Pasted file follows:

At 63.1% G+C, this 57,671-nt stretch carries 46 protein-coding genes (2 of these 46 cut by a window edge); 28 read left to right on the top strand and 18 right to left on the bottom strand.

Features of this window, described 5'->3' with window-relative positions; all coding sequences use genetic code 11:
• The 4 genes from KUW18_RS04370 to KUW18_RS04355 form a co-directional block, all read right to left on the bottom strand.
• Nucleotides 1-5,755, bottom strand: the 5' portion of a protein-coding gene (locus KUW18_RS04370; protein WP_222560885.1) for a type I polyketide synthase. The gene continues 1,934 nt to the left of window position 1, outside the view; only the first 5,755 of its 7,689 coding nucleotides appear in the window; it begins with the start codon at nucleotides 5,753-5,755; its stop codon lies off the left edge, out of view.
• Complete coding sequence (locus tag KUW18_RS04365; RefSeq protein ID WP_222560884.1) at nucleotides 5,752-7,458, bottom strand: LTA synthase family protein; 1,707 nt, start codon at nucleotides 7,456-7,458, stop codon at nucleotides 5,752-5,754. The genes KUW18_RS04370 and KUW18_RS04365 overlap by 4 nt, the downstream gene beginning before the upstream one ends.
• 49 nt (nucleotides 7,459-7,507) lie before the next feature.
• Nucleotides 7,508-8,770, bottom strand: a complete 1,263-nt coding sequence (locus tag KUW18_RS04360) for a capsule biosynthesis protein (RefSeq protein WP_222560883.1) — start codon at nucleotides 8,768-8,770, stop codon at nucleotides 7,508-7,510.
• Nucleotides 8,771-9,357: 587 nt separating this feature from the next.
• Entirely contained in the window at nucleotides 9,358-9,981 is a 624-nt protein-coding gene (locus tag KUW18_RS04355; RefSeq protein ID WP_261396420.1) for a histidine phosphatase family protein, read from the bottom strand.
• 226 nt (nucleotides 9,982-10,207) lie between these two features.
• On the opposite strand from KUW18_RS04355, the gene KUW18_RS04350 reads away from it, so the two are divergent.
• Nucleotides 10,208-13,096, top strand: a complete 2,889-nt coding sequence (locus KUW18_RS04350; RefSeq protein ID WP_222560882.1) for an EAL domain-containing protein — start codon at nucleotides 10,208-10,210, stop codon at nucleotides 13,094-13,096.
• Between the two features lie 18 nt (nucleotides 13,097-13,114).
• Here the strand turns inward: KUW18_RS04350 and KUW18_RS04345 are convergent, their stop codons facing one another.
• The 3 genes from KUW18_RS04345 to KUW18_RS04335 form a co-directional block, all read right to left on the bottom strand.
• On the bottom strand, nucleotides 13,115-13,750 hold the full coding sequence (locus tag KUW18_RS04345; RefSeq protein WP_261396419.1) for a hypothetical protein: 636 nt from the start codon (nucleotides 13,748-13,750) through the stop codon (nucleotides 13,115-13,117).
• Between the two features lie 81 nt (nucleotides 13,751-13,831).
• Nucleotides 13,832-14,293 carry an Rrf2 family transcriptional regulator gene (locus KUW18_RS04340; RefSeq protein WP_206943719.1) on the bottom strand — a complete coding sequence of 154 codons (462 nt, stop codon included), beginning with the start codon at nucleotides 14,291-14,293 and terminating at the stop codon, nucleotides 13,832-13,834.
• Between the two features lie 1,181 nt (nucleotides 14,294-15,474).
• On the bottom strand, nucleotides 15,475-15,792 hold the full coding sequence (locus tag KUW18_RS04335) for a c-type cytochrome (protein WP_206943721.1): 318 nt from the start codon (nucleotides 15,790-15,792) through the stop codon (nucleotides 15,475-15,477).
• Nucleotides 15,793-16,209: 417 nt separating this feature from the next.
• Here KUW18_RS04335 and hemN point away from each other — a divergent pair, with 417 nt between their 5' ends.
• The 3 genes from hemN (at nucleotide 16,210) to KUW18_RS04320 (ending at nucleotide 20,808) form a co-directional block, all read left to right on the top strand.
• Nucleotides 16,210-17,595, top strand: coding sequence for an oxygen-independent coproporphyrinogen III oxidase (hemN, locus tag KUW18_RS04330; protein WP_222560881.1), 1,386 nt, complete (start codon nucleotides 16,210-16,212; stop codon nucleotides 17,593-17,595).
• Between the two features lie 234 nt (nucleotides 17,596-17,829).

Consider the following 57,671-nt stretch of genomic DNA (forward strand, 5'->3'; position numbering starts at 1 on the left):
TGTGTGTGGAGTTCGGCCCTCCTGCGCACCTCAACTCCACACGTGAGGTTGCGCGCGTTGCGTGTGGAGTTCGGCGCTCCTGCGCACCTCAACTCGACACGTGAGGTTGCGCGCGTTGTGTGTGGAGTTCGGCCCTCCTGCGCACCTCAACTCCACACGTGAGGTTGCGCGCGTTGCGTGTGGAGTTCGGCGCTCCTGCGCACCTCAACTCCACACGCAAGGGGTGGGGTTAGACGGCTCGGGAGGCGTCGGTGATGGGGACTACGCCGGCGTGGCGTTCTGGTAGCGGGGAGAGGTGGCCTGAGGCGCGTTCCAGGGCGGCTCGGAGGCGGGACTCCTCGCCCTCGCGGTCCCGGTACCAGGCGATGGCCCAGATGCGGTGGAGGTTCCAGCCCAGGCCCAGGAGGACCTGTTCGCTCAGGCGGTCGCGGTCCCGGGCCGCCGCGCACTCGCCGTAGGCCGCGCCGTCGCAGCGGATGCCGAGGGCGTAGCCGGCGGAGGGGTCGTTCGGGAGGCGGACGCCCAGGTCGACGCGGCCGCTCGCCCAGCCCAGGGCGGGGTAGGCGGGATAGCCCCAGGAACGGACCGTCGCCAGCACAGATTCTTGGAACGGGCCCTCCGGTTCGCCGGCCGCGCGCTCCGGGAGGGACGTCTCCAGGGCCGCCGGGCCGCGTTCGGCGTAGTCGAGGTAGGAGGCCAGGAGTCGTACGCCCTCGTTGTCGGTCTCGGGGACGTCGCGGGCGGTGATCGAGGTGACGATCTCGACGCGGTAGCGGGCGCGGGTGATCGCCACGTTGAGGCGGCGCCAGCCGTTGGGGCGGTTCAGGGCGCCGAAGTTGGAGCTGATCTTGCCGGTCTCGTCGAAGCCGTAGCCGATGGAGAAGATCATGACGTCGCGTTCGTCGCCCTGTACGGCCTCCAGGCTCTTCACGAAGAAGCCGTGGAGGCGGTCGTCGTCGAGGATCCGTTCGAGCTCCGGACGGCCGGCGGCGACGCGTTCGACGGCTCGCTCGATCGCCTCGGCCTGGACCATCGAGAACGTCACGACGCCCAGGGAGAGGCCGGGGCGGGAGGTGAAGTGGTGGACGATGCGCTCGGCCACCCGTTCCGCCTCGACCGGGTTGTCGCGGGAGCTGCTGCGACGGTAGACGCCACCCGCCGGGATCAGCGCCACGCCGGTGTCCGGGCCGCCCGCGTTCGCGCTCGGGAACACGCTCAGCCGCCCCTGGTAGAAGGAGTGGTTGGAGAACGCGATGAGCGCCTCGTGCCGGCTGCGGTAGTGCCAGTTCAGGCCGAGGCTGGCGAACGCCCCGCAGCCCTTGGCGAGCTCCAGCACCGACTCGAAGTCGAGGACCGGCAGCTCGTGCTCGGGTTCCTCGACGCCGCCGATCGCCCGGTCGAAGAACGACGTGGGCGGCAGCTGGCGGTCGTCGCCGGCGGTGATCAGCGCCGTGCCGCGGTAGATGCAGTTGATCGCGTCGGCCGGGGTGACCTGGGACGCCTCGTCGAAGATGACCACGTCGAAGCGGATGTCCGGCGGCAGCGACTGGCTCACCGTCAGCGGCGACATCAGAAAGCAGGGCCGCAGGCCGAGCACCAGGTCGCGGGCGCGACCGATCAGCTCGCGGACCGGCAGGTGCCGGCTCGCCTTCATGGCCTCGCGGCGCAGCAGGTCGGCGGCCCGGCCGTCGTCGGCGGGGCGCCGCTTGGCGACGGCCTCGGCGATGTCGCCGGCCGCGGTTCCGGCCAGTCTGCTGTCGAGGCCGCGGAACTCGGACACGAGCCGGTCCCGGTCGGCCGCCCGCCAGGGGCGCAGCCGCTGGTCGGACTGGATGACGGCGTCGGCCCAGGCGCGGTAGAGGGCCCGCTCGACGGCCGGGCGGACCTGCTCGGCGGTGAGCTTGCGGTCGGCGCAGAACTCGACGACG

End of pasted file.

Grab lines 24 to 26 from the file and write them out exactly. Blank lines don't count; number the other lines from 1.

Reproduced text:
• Nucleotides 16,210-17,595, top strand: coding sequence for an oxygen-independent coproporphyrinogen III oxidase (hemN, locus tag KUW18_RS04330; protein WP_222560881.1), 1,386 nt, complete (start codon nucleotides 16,210-16,212; stop codon nucleotides 17,593-17,595).
• Between the two features lie 234 nt (nucleotides 17,596-17,829).

Consider the following 57,671-nt stretch of genomic DNA (forward strand, 5'->3'; position numbering starts at 1 on the left):